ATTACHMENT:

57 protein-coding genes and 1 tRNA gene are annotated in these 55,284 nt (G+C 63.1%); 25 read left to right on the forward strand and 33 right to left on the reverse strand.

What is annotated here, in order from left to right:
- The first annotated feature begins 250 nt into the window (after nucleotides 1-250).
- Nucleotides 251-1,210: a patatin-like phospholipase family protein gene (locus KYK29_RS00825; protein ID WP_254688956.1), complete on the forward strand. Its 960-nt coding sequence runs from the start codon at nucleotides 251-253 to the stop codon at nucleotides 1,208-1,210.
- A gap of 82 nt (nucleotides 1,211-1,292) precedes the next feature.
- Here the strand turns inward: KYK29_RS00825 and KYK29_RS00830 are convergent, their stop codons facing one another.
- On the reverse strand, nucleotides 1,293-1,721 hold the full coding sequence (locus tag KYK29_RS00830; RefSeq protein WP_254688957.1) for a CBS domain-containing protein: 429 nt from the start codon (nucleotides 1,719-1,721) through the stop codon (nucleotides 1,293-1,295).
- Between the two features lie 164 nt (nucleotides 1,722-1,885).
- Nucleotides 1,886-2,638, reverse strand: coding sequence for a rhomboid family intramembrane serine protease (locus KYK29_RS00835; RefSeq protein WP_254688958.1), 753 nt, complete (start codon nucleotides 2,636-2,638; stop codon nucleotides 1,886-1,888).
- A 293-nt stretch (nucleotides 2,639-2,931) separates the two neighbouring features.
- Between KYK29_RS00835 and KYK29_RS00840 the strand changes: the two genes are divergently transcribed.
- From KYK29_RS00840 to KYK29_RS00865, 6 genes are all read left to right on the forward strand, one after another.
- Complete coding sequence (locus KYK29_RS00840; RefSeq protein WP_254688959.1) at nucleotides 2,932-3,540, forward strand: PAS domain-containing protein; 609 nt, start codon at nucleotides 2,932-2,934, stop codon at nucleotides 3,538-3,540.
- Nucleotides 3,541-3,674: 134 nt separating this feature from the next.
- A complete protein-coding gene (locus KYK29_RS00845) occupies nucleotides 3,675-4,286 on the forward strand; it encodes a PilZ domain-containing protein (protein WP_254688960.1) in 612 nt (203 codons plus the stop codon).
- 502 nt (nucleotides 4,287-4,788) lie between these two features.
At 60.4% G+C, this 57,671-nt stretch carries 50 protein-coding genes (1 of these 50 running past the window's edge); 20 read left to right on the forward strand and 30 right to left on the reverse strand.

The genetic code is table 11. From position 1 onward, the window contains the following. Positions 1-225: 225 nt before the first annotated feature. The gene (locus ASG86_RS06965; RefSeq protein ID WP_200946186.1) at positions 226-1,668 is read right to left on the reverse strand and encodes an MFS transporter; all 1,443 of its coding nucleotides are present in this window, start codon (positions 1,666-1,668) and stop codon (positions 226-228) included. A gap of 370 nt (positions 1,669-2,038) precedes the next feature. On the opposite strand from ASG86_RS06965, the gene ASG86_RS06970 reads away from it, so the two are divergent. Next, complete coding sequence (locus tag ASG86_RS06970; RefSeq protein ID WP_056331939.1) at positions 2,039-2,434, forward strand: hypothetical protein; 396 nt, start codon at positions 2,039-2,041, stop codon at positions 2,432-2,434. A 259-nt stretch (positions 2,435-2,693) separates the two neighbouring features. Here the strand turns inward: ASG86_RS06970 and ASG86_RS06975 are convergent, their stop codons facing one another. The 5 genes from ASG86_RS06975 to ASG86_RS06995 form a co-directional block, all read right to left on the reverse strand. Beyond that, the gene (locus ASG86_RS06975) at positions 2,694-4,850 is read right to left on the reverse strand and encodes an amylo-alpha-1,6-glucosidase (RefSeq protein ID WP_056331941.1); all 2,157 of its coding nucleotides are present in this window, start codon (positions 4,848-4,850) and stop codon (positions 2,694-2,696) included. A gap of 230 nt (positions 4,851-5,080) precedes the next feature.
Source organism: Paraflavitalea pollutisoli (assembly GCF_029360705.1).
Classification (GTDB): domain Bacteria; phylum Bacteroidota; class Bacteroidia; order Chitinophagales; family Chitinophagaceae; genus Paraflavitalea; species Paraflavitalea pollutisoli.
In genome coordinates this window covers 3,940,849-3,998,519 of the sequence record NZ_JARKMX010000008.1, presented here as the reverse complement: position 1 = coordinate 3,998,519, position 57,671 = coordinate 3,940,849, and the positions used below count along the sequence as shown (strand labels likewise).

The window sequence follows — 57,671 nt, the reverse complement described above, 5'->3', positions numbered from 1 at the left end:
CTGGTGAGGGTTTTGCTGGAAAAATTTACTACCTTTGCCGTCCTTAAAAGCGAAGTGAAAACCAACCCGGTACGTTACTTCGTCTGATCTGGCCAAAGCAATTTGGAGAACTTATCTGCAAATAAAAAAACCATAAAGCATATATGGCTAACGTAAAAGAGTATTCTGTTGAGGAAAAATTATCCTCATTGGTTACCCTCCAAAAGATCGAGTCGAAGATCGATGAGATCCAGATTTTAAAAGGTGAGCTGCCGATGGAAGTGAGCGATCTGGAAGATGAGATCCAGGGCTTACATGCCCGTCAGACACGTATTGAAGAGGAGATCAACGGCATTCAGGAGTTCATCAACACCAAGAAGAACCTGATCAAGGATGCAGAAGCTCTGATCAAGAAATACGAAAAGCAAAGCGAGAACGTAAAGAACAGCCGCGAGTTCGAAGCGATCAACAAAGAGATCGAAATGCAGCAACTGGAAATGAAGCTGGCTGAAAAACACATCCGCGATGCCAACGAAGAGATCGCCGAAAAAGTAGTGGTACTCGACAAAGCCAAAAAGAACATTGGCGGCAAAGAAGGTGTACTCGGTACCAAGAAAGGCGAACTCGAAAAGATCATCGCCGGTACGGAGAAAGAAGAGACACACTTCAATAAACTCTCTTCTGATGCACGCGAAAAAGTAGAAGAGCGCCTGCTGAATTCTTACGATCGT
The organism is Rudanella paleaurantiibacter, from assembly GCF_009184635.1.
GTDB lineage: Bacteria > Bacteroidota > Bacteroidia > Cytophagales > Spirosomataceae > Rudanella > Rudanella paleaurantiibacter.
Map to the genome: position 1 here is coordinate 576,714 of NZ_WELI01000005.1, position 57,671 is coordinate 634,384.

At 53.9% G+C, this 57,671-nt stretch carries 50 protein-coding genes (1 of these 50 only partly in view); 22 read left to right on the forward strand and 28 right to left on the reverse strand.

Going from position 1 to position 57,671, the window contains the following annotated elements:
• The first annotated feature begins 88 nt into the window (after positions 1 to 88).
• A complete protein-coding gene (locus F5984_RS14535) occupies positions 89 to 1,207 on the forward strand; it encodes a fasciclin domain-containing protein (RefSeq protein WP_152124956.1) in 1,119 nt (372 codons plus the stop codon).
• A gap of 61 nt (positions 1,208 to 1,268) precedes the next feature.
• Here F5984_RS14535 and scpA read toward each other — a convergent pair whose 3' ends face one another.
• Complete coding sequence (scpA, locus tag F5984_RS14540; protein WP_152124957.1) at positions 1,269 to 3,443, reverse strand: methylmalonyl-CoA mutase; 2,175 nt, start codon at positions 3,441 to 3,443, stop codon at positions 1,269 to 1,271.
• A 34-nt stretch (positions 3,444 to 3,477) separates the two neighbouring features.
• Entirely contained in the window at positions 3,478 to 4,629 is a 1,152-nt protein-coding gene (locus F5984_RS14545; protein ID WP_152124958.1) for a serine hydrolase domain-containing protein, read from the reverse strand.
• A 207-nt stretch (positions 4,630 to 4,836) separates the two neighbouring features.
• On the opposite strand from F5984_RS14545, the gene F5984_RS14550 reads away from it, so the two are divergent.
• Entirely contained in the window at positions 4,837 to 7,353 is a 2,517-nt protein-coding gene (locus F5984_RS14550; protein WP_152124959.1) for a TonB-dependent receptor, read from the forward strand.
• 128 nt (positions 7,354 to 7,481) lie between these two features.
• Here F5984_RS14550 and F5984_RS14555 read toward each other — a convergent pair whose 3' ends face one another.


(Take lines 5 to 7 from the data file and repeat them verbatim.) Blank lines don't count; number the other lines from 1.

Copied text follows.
- A gap of 82 nt (nucleotides 1,211-1,292) precedes the next feature.
- Here the strand turns inward: KYK29_RS00825 and KYK29_RS00830 are convergent, their stop codons facing one another.
- On the reverse strand, nucleotides 1,293-1,721 hold the full coding sequence (locus tag KYK29_RS00830; RefSeq protein WP_254688957.1) for a CBS domain-containing protein: 429 nt from the start codon (nucleotides 1,719-1,721) through the stop codon (nucleotides 1,293-1,295).